Where Both Win - You no longer have to purchase or maintain servers, you access and work on your documents for a fixed monthly fee, everything is secure (although this is debatable) and available through your browser. They're both very cost-effective, and while I've heard a lot of complaints that BPOS is not price-competitive with Google Apps Premier, I feel they're both inexpensive when compared with building out similar technology in-house. Building and maintaining technology infrastructure capable of the performance, scalability, reliability and security of a cloud-based solution is nearly impossible, even for the largest enterprises. In terms of total cost of ownership, moving to either option is truly a slam dunk. Just don't expect it to meet all your technology requirements.
From an e-mail perspective, we can't use Microsoft Exchange Online or Google Apps because we have 3rd party applications that integrate directly with Microsoft Exchange, something not supported by either. We have line-of-business applications that need to communicate directly with our e-mail server to perform various advanced functions (e.g. book appointments, synchronize contacts). Unless the software vendor builds support for Exchange Online or Google Apps, we are pretty much forced to host our own servers (or go with a dedicated hosting solution - luckily we have our Canadian Cloud made up of data centers in Vancouver and Kelowna).This is certain to become a non-issue in the future - it's just going to take some time for the 3rd party LOB developers to write their hooks into the Cloud.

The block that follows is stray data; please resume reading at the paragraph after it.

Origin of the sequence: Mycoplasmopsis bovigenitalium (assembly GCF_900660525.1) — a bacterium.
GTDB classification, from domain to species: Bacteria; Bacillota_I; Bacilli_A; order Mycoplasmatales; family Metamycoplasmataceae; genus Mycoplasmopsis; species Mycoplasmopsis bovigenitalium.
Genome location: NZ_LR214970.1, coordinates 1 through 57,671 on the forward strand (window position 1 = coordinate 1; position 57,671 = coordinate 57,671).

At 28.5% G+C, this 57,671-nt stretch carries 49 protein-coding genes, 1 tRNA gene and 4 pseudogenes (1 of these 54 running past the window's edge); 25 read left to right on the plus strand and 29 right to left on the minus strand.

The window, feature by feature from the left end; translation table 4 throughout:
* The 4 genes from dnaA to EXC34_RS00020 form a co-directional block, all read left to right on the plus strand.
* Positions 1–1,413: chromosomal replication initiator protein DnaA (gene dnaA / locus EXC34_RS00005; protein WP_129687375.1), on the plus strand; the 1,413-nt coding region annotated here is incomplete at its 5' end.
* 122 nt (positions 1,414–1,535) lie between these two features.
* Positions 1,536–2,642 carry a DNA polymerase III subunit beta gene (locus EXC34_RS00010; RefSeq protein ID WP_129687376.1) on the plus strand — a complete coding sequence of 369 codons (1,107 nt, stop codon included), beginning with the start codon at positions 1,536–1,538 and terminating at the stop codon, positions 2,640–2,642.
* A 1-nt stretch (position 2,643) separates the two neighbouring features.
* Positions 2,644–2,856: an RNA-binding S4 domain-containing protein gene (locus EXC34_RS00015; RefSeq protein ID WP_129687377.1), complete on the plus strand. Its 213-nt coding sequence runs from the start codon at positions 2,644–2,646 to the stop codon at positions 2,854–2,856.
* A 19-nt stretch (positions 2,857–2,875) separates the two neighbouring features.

We do use Google Apps Premier on a secondary domain. Why, you ask? Aside from the fact that we are a Google Apps Reseller, we have an occasional need to share documents with those outside our organization (e.g. copywriter, web designer) and having them update the documents directly is much better than e-mailing things back and forth. We also occasionally have a need to collaborate in real-time on a document, in which case we either upload/convert a document into Google Apps or we start a fresh one. In both situations, once we're done, we generally export the document out and back onto our corporate network for refining and publishing. We basically use Google Apps as a point-in-time collaboration tool, and this works extremely well for us. Microsoft doesn't have anything *YET* to help with this, although the re-incarnation of Groove as part of Office 2010 will hopefully help us drop the need for Google entirely.